The MEK’s political platform states, “We are committed to the separation of Religion and State. In our view, any form of discrimination against the followers of any religion and denomination will be prohibited.”

 

Under the mullahs’ regime, religion has become a weapon of the state. The MEK believes that this is not the purpose of religion or of government and that people should be free to practice their faith as they see fit.

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Iran Test Ballistic Missiles in breach of UN resolution 2231

55,000 Page Trove Reveals Iranian Regime’s Clandestine Nuclear Development Program

 

Iran Test Ballistic Missiles in breach of UN resolution 2231

The Iranian regime’s recent Missile test, a breach of 2231 UN resolution.

An op-ed in US news outlet The Hill highlighting the ways that the Iranian regime has defied the JCPOA nuclear deal. “Details an effort to build five nuclear weapons and prepare an underground nuclear test site in the early 2000s, has revealed an unpleasant truth: Iranian regime has been in violation of the spirit, if not the letter, of the nuclear Non-Proliferation Treaty (NPT).”

The People’s Mujahedin Organisation of Iran (MEK) has long maintained that the Iranian regime was not acting in compliance with the agreement signed with the P5+1 community. It has exposed key details of the regime’s nuclear program and missile development activities.

Now, what the Iranian opposition has long suspected, has been confirmed by the US State Department. US Secretary of State Mike Pompeo revealed in an arms compliance report that it had serious misgivings over the regime’s retention of the archives. The department questioned whether the Iranian regime always intended to resume its nuclear development program.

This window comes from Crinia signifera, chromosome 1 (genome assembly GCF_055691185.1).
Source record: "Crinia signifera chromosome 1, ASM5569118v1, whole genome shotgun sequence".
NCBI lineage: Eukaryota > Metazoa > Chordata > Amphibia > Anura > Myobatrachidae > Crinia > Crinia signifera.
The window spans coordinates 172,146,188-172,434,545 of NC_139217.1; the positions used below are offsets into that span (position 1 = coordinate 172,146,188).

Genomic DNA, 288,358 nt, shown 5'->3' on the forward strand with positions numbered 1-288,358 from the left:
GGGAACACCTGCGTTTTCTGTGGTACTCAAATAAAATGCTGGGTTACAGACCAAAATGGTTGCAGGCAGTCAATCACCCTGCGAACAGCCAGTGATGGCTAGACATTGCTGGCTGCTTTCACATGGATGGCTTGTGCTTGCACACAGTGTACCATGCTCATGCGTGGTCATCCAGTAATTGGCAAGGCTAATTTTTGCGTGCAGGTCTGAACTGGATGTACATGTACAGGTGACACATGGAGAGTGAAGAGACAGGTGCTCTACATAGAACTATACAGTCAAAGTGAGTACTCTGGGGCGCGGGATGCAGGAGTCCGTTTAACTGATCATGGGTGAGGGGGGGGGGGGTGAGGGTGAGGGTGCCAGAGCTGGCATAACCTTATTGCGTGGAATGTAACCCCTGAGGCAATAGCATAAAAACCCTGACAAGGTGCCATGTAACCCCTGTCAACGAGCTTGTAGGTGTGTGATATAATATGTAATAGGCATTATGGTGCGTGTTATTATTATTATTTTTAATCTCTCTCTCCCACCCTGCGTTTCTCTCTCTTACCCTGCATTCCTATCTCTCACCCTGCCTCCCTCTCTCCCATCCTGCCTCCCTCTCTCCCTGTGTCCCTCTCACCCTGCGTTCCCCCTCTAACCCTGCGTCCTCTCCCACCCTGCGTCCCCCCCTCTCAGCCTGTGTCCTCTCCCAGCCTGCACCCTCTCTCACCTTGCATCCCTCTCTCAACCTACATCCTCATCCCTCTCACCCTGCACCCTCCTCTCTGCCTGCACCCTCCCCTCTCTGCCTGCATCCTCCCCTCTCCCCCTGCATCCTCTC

A recent trove of documents, totaling more than 55,000 printed pages revealed that the Iranian nuclear program did not end in 2015. It also revealed that the program is much further along than the US and its allies believed.

A Flawed Deal

Many of the issues stem from the terms of the Iranian nuclear deal negotiated in 2015. “Instead of demanding a nuclear standard for Iran that the International Atomic Energy Agency (IAEA) has applied to other countries… many are turning a blind eye to Tehran’s dangerous transgressions,” the Hill published.

Under the terms of the agreement, the IAEA was not permitted to carry out inspection of Iranian nuclear sites, including sites used in the Ahmad Plan, which the MEK revealed was a cornerstone of the regime’s pursuit of nuclear weapons.

“Why would a country that claims its nuclear program is permanently peaceful maintain such information and equipment?” The answer is that the regime clearly never abandoned its nuclear ambitions and closed its development sites.

Instead of ending it [Its nuclear program], Iran reoriented its nuclear weapons program to survive as a smaller, more camouflaged one,” the Hill writes.

Its announcement that it would no longer abide by the terms of the JCPOA surprised nobody in the opposition. It merely confirmed that the regime had not set aside its ambitions of obtaining the nuclear weapon and was now openly prepared to resume its missile development activities.

Different Treatment

The Hill op-ed questioned why the new revelations are being differently to previous findings that states violated international non-proliferation agreements. When the Swiss government was discovered to be in possession of nuclear weapons designs, it was forced to destroy them under the close supervision of the IAEA.

When a similar situation occurred in Libya, the IAEA took possession of the documents. The 55,000-page-trove is far larger than the designed the Libya and Switzerland possessed. So why the muted response?

“More robust IAEA inspections are obviously required, with inspectors gaining access to the documents, relevant facilities, equipment, and key personnel mentioned in the seized part of the archive,” the Hill argues. “Iran should not destroy any information or equipment, or alter locations before the IAEA has completed its investigations,” it added.

Not carrying out this oversight would undermine the international rule-based order and set a dangerous precedent for other nations with nuclear aspirations. It also undermines the IAEA and its international credibility.

“Non-action is not an option,” the Hill concludes. The stakes are too high.

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Human Rights,Iran human rights,Iran Workers condition,MEK,Mujahedin-e Khalq,PMOI

Protest at Haft-Tapeh sugarcane mill